When you mention the 1960s Black Panther Movement to those who are old enough to remember, the chances are great that it conjures images of beret wearing, angry revolutionaries with big Afros and guns.
What often gets lost in their story is their program to provide free breakfast for school children. Born in their Oakland, California headquarters in 1968, it was one of the first organized school breakfast food programs in the country.
This fall, a new documentary, The Black Panthers: Vanguard of the Revolution, traces the roots of the Black Panther movement and the impact of its rise and fall on society.
The Panthers’ breakfast offering came at a pivotal time for America: 1968 was a turning point in the civil rights movement. Martin Luther King, Jr. and Robert F. Kennedy were both gunned down. There was a changing of the guard of sorts, from nonviolent protest for equality to the long, hot summer of riots in black communities all over the country.
In Oakland, the Black Panthers brought a new message of self-determination. The message caught on and their programs quickly spread to black communities across the country, tired of waiting to be saved or treated with equity.
By the end of 1969, the Black Panthers were serving full free breakfasts (including milk, bacon, eggs, grits, and toast) to 20,000 school aged children in 19 cities around the country, and in 23 local affiliates every school day.
Flores Forbes, author of Will You Die With Me, a book about his years as a Black Panther, says he worked in the breakfast program, cooking, serving the children and cleaning up. “We had a lot of jobs,” Forbes says.
Forbes says that most of the funding for the program came from donations from within the communities being served. “We got support from local stores, churches, and groceries,” Forbes says. The Panthers believed in the importance of education, and of kids showing up at school full and ready to learn, he says.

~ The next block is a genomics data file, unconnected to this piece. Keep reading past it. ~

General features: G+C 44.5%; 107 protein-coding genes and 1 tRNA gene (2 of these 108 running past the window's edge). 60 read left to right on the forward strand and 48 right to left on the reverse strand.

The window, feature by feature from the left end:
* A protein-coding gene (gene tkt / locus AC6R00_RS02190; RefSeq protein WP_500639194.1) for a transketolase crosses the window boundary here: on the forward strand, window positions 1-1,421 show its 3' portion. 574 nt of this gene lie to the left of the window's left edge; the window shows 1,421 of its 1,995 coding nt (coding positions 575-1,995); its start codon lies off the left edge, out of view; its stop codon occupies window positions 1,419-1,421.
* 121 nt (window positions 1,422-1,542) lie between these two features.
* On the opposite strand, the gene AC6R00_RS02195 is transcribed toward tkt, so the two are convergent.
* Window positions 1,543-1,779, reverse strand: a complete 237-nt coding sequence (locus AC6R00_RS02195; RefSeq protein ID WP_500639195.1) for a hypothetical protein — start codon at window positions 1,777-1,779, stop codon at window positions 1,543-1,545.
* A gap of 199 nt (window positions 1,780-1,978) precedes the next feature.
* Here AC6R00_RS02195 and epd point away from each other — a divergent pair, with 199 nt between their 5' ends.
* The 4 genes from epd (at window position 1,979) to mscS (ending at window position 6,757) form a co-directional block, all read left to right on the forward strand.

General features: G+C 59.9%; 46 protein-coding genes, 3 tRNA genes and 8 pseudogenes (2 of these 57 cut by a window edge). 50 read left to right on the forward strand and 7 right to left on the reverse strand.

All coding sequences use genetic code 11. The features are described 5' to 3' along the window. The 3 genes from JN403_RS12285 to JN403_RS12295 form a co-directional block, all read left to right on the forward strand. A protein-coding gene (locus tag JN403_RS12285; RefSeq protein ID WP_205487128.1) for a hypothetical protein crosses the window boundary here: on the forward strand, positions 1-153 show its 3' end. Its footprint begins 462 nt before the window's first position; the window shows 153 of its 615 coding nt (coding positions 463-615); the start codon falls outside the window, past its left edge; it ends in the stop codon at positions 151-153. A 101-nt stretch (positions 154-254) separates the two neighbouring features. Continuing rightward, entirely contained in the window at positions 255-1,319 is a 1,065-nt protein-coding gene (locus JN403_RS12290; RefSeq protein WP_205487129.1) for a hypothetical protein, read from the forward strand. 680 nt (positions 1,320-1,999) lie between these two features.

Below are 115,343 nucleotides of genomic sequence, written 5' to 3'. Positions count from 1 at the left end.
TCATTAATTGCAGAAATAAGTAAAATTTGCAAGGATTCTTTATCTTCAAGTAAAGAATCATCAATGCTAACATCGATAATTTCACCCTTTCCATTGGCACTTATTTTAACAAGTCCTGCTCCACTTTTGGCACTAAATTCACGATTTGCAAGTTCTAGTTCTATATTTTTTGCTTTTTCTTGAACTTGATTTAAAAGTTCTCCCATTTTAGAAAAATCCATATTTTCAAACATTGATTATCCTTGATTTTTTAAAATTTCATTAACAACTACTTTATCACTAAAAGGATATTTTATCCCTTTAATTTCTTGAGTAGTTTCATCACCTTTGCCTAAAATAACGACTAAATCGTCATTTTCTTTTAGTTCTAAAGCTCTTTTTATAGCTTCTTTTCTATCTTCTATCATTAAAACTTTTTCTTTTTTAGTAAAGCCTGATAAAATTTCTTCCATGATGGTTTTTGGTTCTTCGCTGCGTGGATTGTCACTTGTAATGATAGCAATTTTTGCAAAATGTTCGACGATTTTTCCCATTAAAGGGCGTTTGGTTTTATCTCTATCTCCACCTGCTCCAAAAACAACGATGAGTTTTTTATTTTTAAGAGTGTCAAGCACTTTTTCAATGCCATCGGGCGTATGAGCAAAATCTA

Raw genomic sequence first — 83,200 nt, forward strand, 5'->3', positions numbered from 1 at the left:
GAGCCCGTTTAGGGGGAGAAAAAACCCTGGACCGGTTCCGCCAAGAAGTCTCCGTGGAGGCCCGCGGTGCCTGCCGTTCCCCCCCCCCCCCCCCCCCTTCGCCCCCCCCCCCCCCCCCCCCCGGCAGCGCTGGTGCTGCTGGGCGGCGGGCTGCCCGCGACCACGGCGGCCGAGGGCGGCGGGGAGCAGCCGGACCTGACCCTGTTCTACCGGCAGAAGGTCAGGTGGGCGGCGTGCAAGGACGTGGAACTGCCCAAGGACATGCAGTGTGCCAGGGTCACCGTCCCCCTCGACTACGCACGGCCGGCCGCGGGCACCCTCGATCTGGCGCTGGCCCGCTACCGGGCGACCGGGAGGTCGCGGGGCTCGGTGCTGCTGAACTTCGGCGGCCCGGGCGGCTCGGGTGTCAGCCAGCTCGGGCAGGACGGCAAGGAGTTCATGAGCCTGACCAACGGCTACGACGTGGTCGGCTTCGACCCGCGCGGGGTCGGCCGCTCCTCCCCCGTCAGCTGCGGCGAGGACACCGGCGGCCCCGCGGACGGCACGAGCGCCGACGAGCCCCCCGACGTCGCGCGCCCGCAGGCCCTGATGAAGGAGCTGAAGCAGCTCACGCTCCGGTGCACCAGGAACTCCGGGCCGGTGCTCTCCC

Bobby Seale, one of the founders of the Black Panther Party, said at the time: “There are millions of people who are living below subsistence; welfare mothers, poor white people, Mexican-Americans, Chicano peoples, Latinos, and black people.“
The breakfast program gave the Black Panthers an anchor to talk about something that seldom made the headlines in America—hunger and poverty.
Forbes says that the breakfast program was just one of many programs the Panthers ran to address the needs of the poor. In fact, they developed more that 60 Serve the People programs, including efforts to provide free clothing and shoes, medical services —including drug and alcohol awareness, —legal aid education, and what was thought to be some of the first true early childhood education programs in the nation, preceding Head Start.
But the Pantheres’ image and focus on self-determination drew the attention of then FBI chief, J. Edgar Hoover. He singled out the Black Panthers as national hate group, and the breakfast program as an act of subversion.
Forbes says that they were an easy target, “because the public wanted to believe that we were just thugs with leather jackets and guns.”
Hoover perpetuated that image when he declared all out war on the Black Panthers. In May of 1969 Hoover sent a memo to all FBI offices that read:
“The BCP (Breakfast for Children Program) promotes at least tacit support for the Black Panther Party among naive individuals and, what is more distressing, it provides the BPP with a ready audience composed of highly impressionable youths. Consequently, the BCP represents the best and most influential activity going for the BPP and, as such, is potentially the greatest threat to efforts by authorities to neutralize the BPP and destroy what it stands for.”
Once Hoover went after the Breakfast Program, the handwriting was on the wall. Even though the organizers were careful to consult with nutritionists to make sure the children got high quality, balanced meals, and made sure they had the necessary permits from the health and fire departments for the kitchens and halls where they served meals, they became regular targets of local officials. The children they served were caught in the middle.
But after the Black Panther Party and its programs were summarily dismantled, the Breakfast for Children program found new life and a new champion in the federal government.
While President Harry Truman established the National School Lunch Act in 1946 to offer free or reduced cost lunches at school, it wasn’t until 1975 that the government formally added the School Breakfast Program to its offerings to support vulnerable children.
Inspired in part by the ideas and actions of the Black Panthers in the 1960s, the U.S. Department of Agriculture started the School Breakfast Program . It now feeds nearly 13 million students every single day.
Andrea King Collier is a Michigan-based journalist and the new creative director of The Symposium for Professional Food Writers. Find her on Twitter.
Origanating in http://theplate.nationalgeographic.com